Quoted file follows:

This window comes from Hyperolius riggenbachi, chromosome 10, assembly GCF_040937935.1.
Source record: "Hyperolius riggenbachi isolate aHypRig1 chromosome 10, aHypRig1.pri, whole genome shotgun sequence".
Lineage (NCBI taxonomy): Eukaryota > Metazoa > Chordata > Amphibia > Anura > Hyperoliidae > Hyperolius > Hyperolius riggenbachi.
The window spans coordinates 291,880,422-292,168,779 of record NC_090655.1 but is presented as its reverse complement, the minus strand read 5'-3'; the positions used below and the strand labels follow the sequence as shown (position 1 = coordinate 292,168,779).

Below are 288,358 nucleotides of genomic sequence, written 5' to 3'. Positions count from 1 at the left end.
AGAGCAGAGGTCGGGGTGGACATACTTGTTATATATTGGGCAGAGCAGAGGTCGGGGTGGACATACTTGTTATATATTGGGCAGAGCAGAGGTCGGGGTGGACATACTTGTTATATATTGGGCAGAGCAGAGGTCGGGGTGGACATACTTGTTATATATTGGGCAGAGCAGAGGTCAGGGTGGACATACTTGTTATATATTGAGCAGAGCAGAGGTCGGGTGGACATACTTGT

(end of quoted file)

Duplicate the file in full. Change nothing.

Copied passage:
This window comes from Hyperolius riggenbachi, chromosome 10, assembly GCF_040937935.1.
Source record: "Hyperolius riggenbachi isolate aHypRig1 chromosome 10, aHypRig1.pri, whole genome shotgun sequence".
Lineage (NCBI taxonomy): Eukaryota > Metazoa > Chordata > Amphibia > Anura > Hyperoliidae > Hyperolius > Hyperolius riggenbachi.
The window spans coordinates 291,880,422-292,168,779 of record NC_090655.1 but is presented as its reverse complement, the minus strand read 5'-3'; the positions used below and the strand labels follow the sequence as shown (position 1 = coordinate 292,168,779).

Below are 288,358 nucleotides of genomic sequence, written 5' to 3'. Positions count from 1 at the left end.
AGAGCAGAGGTCGGGGTGGACATACTTGTTATATATTGGGCAGAGCAGAGGTCGGGGTGGACATACTTGTTATATATTGGGCAGAGCAGAGGTCGGGGTGGACATACTTGTTATATATTGGGCAGAGCAGAGGTCGGGGTGGACATACTTGTTATATATTGGGCAGAGCAGAGGTCAGGGTGGACATACTTGTTATATATTGAGCAGAGCAGAGGTCGGGTGGACATACTTGT